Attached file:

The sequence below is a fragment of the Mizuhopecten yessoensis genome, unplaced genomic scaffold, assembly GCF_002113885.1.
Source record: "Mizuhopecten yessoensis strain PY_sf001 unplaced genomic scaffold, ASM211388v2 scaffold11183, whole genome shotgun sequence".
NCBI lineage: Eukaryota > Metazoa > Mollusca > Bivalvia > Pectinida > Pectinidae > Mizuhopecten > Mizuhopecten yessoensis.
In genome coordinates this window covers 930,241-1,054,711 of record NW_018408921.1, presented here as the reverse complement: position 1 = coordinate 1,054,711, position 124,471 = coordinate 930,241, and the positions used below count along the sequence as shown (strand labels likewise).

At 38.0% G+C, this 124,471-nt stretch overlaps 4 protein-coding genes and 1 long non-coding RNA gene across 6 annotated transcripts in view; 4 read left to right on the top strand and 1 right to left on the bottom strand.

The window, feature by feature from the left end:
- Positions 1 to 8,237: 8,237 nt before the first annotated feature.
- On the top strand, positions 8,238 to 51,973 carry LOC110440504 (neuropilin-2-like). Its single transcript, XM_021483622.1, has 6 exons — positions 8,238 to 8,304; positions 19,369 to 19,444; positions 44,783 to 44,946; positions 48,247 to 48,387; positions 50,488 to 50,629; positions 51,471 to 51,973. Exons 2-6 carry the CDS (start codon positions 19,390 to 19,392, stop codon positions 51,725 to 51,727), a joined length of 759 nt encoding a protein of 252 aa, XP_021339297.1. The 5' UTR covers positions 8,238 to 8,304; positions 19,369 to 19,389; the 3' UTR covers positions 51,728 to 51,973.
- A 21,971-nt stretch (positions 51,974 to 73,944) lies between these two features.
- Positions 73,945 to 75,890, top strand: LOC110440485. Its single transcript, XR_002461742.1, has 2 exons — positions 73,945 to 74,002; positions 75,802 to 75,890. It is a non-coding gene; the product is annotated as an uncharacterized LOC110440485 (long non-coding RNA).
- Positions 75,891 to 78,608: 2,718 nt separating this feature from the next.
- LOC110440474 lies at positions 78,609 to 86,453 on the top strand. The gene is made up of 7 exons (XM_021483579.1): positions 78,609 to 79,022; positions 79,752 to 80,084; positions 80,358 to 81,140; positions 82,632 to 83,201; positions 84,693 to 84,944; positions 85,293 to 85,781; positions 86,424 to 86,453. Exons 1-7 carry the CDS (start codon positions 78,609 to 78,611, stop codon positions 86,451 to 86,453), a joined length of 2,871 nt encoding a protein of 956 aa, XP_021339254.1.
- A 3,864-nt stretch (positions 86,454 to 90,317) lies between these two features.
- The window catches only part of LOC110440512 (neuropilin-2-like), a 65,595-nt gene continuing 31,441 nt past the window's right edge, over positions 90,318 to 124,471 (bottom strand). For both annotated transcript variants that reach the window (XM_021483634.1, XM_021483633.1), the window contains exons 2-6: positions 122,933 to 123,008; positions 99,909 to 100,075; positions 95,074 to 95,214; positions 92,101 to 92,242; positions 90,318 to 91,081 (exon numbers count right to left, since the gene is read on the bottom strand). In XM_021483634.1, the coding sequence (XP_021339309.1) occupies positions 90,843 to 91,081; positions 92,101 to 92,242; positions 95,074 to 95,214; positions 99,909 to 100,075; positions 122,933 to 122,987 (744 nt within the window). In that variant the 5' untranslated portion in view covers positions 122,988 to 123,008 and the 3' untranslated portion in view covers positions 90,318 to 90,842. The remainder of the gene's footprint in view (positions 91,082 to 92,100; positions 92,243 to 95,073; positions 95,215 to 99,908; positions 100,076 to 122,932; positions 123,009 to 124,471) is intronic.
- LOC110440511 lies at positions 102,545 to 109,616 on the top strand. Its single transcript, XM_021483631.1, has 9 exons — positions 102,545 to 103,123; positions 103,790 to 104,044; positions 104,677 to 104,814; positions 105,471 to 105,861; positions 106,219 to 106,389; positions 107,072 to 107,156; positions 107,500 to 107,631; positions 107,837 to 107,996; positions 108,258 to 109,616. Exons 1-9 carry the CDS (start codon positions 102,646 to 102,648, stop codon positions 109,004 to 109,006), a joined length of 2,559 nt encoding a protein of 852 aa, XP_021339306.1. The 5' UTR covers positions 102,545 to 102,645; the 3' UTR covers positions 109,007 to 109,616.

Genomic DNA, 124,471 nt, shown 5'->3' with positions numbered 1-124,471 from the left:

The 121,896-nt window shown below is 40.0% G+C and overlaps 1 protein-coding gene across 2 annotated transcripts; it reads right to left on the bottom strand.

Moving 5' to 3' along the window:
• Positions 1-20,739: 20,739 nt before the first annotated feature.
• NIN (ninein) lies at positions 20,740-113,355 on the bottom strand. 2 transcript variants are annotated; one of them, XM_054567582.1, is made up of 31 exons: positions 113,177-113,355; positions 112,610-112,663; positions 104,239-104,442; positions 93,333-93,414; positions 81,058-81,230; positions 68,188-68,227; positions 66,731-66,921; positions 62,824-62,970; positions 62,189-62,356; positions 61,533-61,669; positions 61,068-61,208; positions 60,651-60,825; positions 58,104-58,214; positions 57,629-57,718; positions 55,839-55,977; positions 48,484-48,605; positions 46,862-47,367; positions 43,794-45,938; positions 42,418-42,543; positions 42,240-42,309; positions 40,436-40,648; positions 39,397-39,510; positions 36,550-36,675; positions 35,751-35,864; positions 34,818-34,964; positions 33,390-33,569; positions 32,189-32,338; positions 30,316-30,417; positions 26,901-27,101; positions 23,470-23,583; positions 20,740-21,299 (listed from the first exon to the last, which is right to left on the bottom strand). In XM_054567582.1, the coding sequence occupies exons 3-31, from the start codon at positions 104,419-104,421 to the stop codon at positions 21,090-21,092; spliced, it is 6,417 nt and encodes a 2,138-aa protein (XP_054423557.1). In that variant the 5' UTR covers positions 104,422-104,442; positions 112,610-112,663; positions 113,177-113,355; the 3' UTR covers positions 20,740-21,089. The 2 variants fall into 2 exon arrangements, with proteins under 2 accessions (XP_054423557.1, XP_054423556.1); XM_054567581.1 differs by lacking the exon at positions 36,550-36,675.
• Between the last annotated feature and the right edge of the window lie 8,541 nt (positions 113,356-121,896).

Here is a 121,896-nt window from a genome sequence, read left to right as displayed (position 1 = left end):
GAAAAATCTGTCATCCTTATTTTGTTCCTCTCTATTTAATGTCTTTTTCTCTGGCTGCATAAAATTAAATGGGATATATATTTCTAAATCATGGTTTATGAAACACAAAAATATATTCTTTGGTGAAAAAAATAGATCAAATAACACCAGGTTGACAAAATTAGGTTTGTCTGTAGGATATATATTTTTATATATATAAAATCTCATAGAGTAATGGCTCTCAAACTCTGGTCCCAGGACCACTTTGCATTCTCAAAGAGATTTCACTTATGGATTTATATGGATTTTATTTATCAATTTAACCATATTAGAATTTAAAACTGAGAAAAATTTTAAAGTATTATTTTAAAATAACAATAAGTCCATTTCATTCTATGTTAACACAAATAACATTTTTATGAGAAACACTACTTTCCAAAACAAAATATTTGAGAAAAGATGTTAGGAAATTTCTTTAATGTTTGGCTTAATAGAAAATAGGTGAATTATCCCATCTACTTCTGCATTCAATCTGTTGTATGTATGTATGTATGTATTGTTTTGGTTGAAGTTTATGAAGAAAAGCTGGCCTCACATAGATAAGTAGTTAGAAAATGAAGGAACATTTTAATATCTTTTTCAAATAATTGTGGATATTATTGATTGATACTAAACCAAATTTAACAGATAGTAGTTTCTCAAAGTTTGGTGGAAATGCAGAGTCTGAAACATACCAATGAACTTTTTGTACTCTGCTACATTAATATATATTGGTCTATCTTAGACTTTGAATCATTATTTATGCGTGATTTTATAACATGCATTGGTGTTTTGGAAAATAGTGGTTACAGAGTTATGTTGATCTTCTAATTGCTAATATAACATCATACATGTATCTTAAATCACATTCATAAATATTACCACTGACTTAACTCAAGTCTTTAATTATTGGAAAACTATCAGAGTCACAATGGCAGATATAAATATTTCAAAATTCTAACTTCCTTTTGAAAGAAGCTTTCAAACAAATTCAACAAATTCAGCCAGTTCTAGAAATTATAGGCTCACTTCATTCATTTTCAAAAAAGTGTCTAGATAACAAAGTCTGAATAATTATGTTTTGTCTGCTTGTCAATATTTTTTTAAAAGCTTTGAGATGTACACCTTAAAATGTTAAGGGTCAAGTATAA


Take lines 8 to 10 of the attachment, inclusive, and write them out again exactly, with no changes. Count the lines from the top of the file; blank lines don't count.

- On the top strand, positions 8,238 to 51,973 carry LOC110440504 (neuropilin-2-like). Its single transcript, XM_021483622.1, has 6 exons — positions 8,238 to 8,304; positions 19,369 to 19,444; positions 44,783 to 44,946; positions 48,247 to 48,387; positions 50,488 to 50,629; positions 51,471 to 51,973. Exons 2-6 carry the CDS (start codon positions 19,390 to 19,392, stop codon positions 51,725 to 51,727), a joined length of 759 nt encoding a protein of 252 aa, XP_021339297.1. The 5' UTR covers positions 8,238 to 8,304; positions 19,369 to 19,389; the 3' UTR covers positions 51,728 to 51,973.
- A 21,971-nt stretch (positions 51,974 to 73,944) lies between these two features.
- Positions 73,945 to 75,890, top strand: LOC110440485. Its single transcript, XR_002461742.1, has 2 exons — positions 73,945 to 74,002; positions 75,802 to 75,890. It is a non-coding gene; the product is annotated as an uncharacterized LOC110440485 (long non-coding RNA).